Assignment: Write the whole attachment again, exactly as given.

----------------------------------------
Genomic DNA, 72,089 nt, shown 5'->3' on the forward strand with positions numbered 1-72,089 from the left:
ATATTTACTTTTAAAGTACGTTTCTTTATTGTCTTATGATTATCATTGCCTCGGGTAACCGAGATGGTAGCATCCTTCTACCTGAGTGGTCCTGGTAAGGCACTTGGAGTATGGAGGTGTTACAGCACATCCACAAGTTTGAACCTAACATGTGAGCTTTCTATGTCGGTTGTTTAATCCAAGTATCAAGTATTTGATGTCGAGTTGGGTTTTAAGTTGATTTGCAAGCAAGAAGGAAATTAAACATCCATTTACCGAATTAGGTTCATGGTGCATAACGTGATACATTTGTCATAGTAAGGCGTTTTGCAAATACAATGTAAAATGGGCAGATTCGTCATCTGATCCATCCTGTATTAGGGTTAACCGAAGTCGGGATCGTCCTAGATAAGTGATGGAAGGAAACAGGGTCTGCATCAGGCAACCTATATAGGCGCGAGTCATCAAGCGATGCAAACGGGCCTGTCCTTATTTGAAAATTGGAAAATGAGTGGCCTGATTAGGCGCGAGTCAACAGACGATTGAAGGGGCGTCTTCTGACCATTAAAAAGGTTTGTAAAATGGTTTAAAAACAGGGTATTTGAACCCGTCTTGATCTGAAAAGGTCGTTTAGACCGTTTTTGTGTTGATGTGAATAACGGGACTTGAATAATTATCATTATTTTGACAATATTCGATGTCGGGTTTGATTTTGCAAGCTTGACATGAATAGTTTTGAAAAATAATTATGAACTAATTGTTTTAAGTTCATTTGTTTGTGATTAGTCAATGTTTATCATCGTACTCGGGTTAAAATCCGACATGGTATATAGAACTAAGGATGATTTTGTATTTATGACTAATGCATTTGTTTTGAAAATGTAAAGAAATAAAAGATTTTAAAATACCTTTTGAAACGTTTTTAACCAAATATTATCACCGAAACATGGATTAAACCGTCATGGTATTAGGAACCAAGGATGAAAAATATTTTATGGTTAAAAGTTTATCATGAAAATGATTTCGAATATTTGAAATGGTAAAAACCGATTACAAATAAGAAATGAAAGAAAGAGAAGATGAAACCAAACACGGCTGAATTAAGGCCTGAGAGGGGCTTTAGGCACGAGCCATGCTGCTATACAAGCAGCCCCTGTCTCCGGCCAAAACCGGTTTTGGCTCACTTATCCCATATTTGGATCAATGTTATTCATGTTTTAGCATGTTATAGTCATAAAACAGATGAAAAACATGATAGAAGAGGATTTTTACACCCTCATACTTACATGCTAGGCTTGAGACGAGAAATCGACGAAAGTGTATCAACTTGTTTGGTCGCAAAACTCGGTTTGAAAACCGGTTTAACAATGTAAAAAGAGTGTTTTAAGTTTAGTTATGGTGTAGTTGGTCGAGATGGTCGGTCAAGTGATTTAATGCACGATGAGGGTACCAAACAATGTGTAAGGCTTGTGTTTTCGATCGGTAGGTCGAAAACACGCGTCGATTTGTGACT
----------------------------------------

Genomic DNA, 72,089 nt, shown 5'->3' on the forward strand with positions numbered 1-72,089 from the left:
ATATTTACTTTTAAAGTACGTTTCTTTATTGTCTTATGATTATCATTGCCTCGGGTAACCGAGATGGTAGCATCCTTCTACCTGAGTGGTCCTGGTAAGGCACTTGGAGTATGGAGGTGTTACAGCACATCCACAAGTTTGAACCTAACATGTGAGCTTTCTATGTCGGTTGTTTAATCCAAGTATCAAGTATTTGATGTCGAGTTGGGTTTTAAGTTGATTTGCAAGCAAGAAGGAAATTAAACATCCATTTACCGAATTAGGTTCATGGTGCATAACGTGATACATTTGTCATAGTAAGGCGTTTTGCAAATACAATGTAAAATGGGCAGATTCGTCATCTGATCCATCCTGTATTAGGGTTAACCGAAGTCGGGATCGTCCTAGATAAGTGATGGAAGGAAACAGGGTCTGCATCAGGCAACCTATATAGGCGCGAGTCATCAAGCGATGCAAACGGGCCTGTCCTTATTTGAAAATTGGAAAATGAGTGGCCTGATTAGGCGCGAGTCAACAGACGATTGAAGGGGCGTCTTCTGACCATTAAAAAGGTTTGTAAAATGGTTTAAAAACAGGGTATTTGAACCCGTCTTGATCTGAAAAGGTCGTTTAGACCGTTTTTGTGTTGATGTGAATAACGGGACTTGAATAATTATCATTATTTTGACAATATTCGATGTCGGGTTTGATTTTGCAAGCTTGACATGAATAGTTTTGAAAAATAATTATGAACTAATTGTTTTAAGTTCATTTGTTTGTGATTAGTCAATGTTTATCATCGTACTCGGGTTAAAATCCGACATGGTATATAGAACTAAGGATGATTTTGTATTTATGACTAATGCATTTGTTTTGAAAATGTAAAGAAATAAAAGATTTTAAAATACCTTTTGAAACGTTTTTAACCAAATATTATCACCGAAACATGGATTAAACCGTCATGGTATTAGGAACCAAGGATGAAAAATATTTTATGGTTAAAAGTTTATCATGAAAATGATTTCGAATATTTGAAATGGTAAAAACCGATTACAAATAAGAAATGAAAGAAAGAGAAGATGAAACCAAACACGGCTGAATTAAGGCCTGAGAGGGGCTTTAGGCACGAGCCATGCTGCTATACAAGCAGCCCCTGTCTCCGGCCAAAACCGGTTTTGGCTCACTTATCCCATATTTGGATCAATGTTATTCATGTTTTAGCATGTTATAGTCATAAAACAGATGAAAAACATGATAGAAGAGGATTTTTACACCCTCATACTTACATGCTAGGCTTGAGACGAGAAATCGACGAAAGTGTATCAACTTGTTTGGTCGCAAAACTCGGTTTGAAAACCGGTTTAACAATGTAAAAAGAGTGTTTTAAGTTTAGTTATGGTGTAGTTGGTCGAGATGGTCGGTCAAGTGATTTAATGCACGATGAGGGTACCAAACAATGTGTAAGGCTTGTGTTTTCGATCGGTAGGTCGAAAACACGCGTCGATTTGTGACT